Daily Office Readings for Tuesday of the 4th Week of Advent 2020: Year 1
AM Psalms 66 and 67; PM Psalms 116 and 117;
Isaiah 11:10 to 16; Revelation 20:11 to 21:8; Luke 1:5 to 25
“The angel replied, ‘I am Gabriel. I stand in the presence of God, and I have been sent to speak to you and to bring you this good news. But now, because you did not believe my words, which will be fulfilled in their time, you will become mute, unable to speak, until the day these things occur.” (Luke 1: 19 and 20)
The angel Gabriel lost his patience with Zechariah because he doubted. So he made Zechariah mute until an appointed time. I’m guessing that was okay with God since angels have the blessing and authority from God. It seems angels and saints from the court of heaven have some latitude as far as we mortals are concerned. We’d best be careful.
Being mute may not be such a bad thing. When I am silent, my mind opens. I am then able to realize more about what is going on in the world and with me personally, than when I am running my mouth. This is why meditative prayer is so important. Many of the saints that I have studied, like St. John of the Cross and Evelyn Underhill for example, were muted with imprisonment or sickness (respectively), when they created their greatest works of writing. So how about you and me volunteering to be muted in order that we too might receive divine inspiration?
About angels; they never come or go. They are revealed and then they are hidden. But they are always with us, even if not seen, and even while with us, they stand in the presence of God. And having divine authority from on high, they watch us closely. Perhaps it is from them, angels like Gabriel, that we too receive our revelations from God. But let us not be forced into quietness. Rather, let us make a few moments of quiet resolve a part of our natural daily rhythm. Zechariah was probably angry when muted. But let’s look at what Zechariah gleaned from his quiet time from the Gospel of Luke:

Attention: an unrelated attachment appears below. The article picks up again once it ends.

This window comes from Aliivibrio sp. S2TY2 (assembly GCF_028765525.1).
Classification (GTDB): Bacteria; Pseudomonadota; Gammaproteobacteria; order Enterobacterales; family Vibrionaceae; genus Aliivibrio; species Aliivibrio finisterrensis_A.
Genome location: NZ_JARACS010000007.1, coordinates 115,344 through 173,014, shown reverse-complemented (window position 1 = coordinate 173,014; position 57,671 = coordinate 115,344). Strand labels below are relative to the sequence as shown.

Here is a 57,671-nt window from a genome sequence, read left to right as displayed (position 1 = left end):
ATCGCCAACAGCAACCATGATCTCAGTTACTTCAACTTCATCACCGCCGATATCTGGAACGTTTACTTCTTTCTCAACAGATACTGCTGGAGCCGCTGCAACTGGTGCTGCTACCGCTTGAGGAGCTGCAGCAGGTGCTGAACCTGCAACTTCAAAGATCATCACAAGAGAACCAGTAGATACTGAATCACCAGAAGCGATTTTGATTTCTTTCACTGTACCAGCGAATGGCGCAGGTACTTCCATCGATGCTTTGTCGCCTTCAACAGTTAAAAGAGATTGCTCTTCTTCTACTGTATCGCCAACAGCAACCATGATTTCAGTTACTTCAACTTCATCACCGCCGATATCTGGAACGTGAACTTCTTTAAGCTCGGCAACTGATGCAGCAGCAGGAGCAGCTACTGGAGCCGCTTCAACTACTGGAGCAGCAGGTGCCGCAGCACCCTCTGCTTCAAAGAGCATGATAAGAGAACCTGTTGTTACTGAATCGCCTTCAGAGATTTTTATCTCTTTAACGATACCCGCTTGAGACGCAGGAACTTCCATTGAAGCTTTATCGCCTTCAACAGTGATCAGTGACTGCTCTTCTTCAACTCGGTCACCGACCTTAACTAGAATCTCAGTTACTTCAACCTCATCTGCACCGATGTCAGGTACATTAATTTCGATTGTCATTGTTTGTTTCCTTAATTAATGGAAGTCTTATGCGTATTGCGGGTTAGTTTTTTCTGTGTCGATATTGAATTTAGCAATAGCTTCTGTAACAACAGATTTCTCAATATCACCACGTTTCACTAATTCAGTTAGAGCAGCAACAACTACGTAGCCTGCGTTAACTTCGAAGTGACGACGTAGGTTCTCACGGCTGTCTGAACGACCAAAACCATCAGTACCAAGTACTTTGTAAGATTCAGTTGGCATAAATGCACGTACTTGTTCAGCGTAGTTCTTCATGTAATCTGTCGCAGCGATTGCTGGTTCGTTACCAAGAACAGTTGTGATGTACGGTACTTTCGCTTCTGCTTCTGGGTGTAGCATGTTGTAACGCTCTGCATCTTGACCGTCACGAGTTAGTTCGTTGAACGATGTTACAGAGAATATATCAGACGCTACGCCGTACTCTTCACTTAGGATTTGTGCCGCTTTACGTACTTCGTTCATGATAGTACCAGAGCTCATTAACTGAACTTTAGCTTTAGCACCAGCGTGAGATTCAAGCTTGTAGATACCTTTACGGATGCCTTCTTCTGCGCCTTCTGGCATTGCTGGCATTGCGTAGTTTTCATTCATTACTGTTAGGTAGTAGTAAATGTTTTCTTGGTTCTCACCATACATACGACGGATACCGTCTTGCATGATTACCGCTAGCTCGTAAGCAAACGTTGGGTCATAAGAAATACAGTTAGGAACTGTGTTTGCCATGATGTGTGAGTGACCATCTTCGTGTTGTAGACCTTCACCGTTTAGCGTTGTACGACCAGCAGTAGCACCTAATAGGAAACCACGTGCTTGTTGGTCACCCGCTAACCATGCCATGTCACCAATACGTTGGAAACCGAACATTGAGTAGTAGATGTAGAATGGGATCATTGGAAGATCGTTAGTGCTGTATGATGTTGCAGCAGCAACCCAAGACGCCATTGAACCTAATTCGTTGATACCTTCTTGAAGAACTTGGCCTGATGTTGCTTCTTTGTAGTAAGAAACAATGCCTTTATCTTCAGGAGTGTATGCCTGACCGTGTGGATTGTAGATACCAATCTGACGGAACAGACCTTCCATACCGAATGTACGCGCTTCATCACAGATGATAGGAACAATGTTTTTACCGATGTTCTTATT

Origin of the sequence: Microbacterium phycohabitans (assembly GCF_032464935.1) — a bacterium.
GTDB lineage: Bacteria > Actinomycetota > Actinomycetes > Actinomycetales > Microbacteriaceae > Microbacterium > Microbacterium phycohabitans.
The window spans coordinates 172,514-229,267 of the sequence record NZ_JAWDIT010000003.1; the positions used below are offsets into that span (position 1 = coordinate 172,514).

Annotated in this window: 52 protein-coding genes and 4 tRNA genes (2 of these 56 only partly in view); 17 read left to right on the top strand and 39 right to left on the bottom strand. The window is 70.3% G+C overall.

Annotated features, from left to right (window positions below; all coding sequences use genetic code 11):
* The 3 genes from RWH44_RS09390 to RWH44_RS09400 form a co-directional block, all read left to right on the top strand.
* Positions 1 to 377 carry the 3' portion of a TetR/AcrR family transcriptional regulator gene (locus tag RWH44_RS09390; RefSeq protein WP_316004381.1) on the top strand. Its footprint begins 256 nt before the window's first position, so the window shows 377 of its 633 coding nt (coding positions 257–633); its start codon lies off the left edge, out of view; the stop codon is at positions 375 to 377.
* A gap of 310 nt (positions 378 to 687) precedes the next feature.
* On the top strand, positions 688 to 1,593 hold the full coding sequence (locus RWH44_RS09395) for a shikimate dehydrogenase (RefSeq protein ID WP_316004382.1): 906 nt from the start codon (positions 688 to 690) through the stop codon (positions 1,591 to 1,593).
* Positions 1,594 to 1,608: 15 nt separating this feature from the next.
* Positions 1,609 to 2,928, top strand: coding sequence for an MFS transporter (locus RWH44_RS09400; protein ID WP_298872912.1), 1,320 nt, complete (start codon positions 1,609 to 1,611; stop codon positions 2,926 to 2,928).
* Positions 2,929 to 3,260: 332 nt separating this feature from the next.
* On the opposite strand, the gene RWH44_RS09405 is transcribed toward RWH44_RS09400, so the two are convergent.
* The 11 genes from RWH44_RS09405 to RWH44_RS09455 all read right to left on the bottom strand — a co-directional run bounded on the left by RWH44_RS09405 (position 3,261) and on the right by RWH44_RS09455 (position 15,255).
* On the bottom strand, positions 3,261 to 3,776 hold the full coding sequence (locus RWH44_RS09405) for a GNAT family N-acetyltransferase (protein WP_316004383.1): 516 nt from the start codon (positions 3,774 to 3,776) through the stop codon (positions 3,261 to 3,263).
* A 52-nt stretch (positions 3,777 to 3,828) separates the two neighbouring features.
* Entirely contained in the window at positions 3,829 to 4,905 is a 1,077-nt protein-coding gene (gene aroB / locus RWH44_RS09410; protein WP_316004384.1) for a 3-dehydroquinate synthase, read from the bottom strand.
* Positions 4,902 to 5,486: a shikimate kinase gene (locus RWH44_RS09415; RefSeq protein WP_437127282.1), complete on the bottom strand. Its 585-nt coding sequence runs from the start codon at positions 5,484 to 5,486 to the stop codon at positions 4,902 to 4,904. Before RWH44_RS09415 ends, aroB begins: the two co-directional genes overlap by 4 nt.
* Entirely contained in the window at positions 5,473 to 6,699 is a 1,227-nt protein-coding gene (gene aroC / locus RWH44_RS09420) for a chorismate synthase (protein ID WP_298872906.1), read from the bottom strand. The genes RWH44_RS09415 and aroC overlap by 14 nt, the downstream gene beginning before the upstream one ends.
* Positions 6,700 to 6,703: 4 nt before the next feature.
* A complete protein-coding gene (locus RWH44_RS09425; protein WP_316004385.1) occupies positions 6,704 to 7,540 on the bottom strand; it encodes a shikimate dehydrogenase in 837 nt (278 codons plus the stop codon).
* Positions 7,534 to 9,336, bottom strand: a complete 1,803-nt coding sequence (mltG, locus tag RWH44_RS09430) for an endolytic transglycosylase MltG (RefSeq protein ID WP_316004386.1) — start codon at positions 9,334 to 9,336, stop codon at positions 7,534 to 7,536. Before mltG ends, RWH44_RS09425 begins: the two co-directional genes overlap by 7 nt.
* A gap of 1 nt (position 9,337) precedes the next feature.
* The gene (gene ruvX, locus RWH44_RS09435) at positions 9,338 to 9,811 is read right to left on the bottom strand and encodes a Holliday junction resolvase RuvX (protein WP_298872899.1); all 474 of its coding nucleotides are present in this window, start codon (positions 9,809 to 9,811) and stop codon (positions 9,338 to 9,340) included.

“Blessed be the Lord God of Israel, for he has looked favorably on his people and redeemed them. He has raised up a mighty savior for us in the house of his servant David, as he spoke through the mouth of his holy prophets from of old, that we would be saved from our enemies and from the hand of all who hate us. Thus he has shown the mercy promised to our ancestors, and has remembered his holy covenant, the oath that he swore to our ancestor Abraham, to grant us that we, being rescued from the hands of our enemies, might serve him without fear, in holiness and righteousness before him all our days. And you, child, will be called the prophet of the Most High; for you will go before the Lord to prepare his ways, to give knowledge of salvation to his people by the forgiveness of their sins. By the tender mercy of our God, the dawn from on high will break upon us, to give light to those who sit in darkness and in the shadow of death, to guide our feet into the way of peace.” (Luke 1: 68 to 79)
Let us hear what the Spirit is saying to, and through, the saints of God, and then ponder anew what the Almighty can do. John